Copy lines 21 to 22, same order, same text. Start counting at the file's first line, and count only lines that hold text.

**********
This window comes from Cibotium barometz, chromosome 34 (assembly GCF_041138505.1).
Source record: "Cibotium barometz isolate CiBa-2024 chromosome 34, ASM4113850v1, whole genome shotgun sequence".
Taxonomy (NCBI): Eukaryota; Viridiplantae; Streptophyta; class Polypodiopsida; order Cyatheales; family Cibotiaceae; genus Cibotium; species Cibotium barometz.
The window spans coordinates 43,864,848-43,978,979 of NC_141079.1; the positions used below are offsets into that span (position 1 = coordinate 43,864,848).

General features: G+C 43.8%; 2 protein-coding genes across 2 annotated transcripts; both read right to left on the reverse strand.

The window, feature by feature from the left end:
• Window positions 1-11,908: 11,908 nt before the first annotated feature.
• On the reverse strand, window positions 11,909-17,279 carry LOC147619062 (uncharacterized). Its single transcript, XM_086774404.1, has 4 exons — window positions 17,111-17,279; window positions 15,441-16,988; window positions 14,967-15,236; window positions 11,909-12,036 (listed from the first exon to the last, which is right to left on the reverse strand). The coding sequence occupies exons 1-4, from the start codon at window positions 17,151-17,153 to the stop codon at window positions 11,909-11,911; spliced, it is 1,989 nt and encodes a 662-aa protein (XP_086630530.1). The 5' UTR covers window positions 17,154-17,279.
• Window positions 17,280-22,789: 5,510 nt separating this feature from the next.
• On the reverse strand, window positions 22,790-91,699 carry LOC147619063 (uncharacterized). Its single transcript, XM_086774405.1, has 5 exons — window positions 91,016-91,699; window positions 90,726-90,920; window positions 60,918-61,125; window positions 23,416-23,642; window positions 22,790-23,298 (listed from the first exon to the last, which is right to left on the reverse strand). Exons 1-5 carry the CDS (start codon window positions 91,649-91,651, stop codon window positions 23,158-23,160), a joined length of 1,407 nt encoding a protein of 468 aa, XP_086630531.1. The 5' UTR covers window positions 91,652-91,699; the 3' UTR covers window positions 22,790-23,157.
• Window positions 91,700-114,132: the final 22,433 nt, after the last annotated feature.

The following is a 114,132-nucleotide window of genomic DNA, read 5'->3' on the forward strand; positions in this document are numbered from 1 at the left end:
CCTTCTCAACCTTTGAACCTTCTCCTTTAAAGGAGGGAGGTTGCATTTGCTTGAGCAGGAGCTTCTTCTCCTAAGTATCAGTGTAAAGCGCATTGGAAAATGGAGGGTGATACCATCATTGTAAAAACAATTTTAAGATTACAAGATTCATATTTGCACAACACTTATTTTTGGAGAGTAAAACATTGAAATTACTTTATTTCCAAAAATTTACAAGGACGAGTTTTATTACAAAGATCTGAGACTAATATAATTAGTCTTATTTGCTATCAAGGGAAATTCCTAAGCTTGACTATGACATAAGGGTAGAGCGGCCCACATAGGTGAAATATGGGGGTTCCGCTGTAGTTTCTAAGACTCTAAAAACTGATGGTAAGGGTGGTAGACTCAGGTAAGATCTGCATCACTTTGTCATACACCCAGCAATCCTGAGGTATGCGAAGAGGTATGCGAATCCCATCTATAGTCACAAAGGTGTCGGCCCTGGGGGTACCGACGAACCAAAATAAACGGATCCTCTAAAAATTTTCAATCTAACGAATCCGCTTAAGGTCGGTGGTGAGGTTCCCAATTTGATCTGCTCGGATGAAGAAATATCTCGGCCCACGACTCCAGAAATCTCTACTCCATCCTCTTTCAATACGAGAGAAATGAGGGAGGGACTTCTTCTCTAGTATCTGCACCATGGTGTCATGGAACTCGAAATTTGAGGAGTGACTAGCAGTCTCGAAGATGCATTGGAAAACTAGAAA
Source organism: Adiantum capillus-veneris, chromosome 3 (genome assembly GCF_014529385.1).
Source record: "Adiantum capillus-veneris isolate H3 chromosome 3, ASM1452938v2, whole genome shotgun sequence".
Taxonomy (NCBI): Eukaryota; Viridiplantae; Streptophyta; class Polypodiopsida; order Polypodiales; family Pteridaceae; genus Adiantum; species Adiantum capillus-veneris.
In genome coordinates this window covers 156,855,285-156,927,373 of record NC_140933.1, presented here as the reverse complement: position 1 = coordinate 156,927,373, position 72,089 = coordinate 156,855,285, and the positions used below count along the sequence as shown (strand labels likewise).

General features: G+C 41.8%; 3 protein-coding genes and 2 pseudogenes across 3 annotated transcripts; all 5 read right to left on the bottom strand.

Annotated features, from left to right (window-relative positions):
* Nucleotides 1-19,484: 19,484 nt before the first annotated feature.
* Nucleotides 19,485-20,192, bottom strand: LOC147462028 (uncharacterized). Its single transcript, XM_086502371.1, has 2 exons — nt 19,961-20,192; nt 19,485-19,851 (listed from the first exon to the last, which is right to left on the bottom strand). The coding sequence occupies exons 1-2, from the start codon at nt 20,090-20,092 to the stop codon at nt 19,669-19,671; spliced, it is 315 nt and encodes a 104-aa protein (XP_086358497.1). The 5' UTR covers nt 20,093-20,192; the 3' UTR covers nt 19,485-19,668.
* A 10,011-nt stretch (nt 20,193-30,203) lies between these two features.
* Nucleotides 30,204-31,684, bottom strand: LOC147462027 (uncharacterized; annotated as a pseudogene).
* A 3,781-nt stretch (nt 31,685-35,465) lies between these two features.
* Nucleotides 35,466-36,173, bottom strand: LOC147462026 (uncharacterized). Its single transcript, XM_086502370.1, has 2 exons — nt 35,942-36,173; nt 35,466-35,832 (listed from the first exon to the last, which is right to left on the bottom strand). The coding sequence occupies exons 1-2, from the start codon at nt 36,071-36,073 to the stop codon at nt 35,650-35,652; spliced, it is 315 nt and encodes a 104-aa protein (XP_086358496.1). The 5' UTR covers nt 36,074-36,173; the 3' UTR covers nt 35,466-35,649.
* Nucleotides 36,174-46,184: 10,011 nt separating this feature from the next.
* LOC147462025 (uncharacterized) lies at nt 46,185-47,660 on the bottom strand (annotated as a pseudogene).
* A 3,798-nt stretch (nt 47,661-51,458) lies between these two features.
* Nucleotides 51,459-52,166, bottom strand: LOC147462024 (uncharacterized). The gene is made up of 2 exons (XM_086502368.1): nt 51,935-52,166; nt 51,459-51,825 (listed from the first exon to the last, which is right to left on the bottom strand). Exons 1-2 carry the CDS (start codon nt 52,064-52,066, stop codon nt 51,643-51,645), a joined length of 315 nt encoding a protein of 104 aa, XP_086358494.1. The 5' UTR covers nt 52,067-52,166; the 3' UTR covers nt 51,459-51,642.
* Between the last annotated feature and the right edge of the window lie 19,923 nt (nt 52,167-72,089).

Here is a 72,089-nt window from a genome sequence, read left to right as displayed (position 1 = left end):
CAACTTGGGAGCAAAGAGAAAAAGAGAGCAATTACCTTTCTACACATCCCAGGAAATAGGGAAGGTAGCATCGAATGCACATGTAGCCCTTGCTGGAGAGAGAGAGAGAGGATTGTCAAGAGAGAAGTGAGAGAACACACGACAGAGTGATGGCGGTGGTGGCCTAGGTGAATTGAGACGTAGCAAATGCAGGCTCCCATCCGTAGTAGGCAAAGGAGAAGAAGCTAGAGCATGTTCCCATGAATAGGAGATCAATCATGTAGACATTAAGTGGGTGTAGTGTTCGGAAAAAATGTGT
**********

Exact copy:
* Nucleotides 19,485-20,192, bottom strand: LOC147462028 (uncharacterized). Its single transcript, XM_086502371.1, has 2 exons — nt 19,961-20,192; nt 19,485-19,851 (listed from the first exon to the last, which is right to left on the bottom strand). The coding sequence occupies exons 1-2, from the start codon at nt 20,090-20,092 to the stop codon at nt 19,669-19,671; spliced, it is 315 nt and encodes a 104-aa protein (XP_086358497.1). The 5' UTR covers nt 20,093-20,192; the 3' UTR covers nt 19,485-19,668.
* A 10,011-nt stretch (nt 20,193-30,203) lies between these two features.